I have some social network data in which I'd like to identify people who belong to a group of 5 friends. These are users who are friends with 4 other people who all are also friends with each other.

In the graph sense, this task involves identifying components of the graph where each node has an edge between every other node in the component and where the component contains at least 5 nodes.

Is there a well known algorithm to do this? I was looking at measures like centrality, clustering coefficients, and strongly connected components but none of those are quite what I want.



2 Answers 2


Community Detection and Clique Percolation:

This is a community detection problem. Here is a very detailed review article surveying the state of the art.

The Clique Percolation Method is also useful to explore as it pretty much solves what you may need to know. You can also go through what Matching is, and link the concept with Blossom Algorithm. Though, this finds the maximum matching, you may slightly modify the algorithm to get the minimum matchings of 5 at least.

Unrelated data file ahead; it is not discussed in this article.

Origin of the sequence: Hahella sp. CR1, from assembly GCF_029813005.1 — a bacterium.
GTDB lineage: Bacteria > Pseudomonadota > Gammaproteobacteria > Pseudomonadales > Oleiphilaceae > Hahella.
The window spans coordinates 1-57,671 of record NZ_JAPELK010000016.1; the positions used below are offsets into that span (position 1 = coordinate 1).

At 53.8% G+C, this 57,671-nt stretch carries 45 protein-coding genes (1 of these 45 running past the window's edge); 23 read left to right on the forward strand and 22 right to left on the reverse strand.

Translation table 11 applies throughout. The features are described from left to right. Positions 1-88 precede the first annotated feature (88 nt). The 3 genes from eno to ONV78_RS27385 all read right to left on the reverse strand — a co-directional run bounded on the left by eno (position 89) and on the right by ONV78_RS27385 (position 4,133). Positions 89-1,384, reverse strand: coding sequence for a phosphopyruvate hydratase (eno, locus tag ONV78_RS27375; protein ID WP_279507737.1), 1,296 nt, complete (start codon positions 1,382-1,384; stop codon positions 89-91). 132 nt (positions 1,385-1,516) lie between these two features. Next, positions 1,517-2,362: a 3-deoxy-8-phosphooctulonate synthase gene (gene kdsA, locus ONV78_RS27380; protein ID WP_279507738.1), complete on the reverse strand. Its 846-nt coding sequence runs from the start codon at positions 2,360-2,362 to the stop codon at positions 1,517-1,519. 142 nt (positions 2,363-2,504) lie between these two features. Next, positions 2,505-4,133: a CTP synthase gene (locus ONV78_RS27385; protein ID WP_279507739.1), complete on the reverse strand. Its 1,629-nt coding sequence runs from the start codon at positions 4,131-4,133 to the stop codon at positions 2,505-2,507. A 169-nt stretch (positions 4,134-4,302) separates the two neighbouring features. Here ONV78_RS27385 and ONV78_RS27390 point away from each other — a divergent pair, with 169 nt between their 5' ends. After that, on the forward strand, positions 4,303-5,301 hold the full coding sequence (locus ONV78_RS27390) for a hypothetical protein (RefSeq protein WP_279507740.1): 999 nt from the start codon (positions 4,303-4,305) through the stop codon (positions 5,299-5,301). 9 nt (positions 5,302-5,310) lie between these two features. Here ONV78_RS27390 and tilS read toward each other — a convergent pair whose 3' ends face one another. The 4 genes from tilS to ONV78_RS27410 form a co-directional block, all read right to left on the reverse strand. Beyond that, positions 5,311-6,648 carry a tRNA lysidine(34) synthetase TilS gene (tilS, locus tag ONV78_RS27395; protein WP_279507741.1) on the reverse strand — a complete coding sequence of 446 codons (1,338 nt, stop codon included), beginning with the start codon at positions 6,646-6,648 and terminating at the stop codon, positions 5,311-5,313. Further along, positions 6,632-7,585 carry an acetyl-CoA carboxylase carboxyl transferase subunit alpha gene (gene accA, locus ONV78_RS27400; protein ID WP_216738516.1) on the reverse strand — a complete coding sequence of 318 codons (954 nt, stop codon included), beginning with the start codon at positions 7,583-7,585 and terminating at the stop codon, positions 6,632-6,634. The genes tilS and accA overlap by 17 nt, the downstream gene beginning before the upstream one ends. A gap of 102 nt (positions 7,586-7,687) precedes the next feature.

• $\begingroup$ How exactly is matching relevant here? $\endgroup$
    – Valentas
    May 9, 2016 at 11:11

Not so much an 'algorithm' but Neo4j allows you to query a graph network, and this type of question features quite heavily in their demos. Here is an example of the Cypher language syntax you might have to use in your social network case:

MATCH (a:Person)-[:FRIENDS_WITH]->(b:Person), (b)-[:FRIENDS_WITH]->(c:Person) 
WITH b.name AS Friends, count(c) as MutualFriends    
WHERE a.name = "Ollie" AND NOT (a)-[:FRIENDS_WITH]->(c) AND MutualFriends > 5
RETURN Friends, MutualFriends

The code might not be perfect, but it's for show. This kind of query returns results very quickly with medium to large graphs, and especially so if you can load your data and use indexes to search by name. Depends if you want to start from scratch!


Your Answer

By clicking “Post Your Answer”, you agree to our terms of service and acknowledge you have read our privacy policy.

Not the answer you're looking for? Browse other questions tagged or ask your own question.